"I also spent a week in Stuttgart with my wife’s folks.  Two visits to the Staatsoper there also.  So I did very well.
     "Have you come across the young conductor Simon Rattle?  He reminds me of M.  Took over the Birmingham S. O. at 25 & has turned it into one of the best orchestras Europe.  He has been in the States with them recently."

     T. VARLEY writes of the differences in sound between the Philips Mengelberg Compact Discs (NEWSLETTER, #35, p. 4) & of the preceding long playing issues.  “I wouldn’t call the difference between the Philips CDs 'great’ but it is appreciable.  More detail be heard, especially in quieter passages.  This, of course, could be attributed quality of the cartridge used on the LPs.  I do think the equalization is better on the CDs.  I’d had the Turnabout pressing of the Mahler 4th & the slow movement (on CD) is much more expressive.  Every inflection, every pizzicato stands out.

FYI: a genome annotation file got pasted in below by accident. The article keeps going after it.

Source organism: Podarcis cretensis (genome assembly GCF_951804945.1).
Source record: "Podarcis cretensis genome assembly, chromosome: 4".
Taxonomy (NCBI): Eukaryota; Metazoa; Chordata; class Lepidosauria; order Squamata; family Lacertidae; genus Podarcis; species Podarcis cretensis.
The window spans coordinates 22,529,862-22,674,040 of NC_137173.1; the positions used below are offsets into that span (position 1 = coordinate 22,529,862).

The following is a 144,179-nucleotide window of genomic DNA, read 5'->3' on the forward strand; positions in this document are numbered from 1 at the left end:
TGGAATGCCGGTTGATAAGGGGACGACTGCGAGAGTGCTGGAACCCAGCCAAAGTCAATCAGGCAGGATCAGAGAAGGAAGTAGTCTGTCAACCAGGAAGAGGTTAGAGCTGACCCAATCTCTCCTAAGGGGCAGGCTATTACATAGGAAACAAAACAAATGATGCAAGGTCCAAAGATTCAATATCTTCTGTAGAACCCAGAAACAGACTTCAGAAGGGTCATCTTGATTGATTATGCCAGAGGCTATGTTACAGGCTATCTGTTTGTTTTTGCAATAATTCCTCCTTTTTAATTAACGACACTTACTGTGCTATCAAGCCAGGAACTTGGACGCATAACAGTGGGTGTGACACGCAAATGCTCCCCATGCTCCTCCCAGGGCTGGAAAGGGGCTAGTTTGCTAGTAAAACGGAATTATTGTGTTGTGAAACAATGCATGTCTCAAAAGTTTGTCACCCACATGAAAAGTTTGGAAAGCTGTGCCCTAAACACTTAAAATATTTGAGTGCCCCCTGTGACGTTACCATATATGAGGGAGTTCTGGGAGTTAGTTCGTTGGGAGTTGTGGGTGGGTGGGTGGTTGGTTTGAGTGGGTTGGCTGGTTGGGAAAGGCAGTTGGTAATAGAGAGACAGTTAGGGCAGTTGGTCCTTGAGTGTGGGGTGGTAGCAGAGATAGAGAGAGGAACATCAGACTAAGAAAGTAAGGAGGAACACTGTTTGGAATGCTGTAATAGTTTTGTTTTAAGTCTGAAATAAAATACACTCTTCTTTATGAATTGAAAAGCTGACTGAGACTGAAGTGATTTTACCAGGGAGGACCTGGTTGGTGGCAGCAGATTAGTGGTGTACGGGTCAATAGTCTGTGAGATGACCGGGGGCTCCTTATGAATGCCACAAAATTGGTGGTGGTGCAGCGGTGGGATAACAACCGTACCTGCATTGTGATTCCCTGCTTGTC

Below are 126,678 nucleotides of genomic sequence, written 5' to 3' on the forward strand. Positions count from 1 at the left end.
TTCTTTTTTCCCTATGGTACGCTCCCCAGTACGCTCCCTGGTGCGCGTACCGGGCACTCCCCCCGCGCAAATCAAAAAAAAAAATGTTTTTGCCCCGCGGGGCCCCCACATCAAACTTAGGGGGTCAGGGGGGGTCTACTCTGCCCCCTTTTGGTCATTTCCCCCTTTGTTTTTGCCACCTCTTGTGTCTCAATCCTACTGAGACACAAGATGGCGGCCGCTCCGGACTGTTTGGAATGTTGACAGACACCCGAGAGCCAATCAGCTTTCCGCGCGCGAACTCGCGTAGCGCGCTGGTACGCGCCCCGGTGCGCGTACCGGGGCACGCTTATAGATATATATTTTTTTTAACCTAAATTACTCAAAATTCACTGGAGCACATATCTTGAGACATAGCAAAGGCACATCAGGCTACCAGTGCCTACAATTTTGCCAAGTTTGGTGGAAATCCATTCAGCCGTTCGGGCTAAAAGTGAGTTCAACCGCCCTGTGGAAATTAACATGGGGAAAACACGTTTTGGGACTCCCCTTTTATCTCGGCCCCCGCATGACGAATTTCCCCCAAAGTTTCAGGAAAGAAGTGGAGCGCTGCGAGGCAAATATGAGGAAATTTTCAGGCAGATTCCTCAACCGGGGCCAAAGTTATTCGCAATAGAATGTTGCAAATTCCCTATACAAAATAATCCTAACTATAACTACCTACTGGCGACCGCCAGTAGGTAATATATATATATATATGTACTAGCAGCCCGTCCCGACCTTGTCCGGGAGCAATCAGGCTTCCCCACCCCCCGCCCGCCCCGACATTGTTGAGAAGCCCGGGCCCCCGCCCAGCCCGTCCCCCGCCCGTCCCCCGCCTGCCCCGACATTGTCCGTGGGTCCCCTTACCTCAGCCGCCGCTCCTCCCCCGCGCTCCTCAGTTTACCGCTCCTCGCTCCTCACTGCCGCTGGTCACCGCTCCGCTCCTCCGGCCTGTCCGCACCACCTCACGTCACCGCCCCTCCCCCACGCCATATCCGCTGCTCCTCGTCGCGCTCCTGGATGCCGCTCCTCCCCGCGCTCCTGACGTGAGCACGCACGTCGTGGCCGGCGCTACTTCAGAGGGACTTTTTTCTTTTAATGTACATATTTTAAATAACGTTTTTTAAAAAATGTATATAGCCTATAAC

"The Rachmaninoff 2 & 3 [Curtain Call CD-250: NEWSLETTER, #37, p. 4] finally arrived shortly before I moved, to mixed reviews.  There seemed to be more dropouts in the first movement of #3 than I recollected & there were more clunkers in the final pages of the last movement.  No. 2, on the other hand, is much superior to the LP transfer Discocorp issued about 2 years ago.  Again, as on the Philips series, the CD reveals much greater detail (including a lot of coughing, etc.)--a wonderful performance.  #3 is, as you know, one of the most exciting performances of the work you’ll ever hear but the flaws stand out more than I remembered.  Maybe the CD reveals things too clearly & it sounded better under a hissy, click filled haze."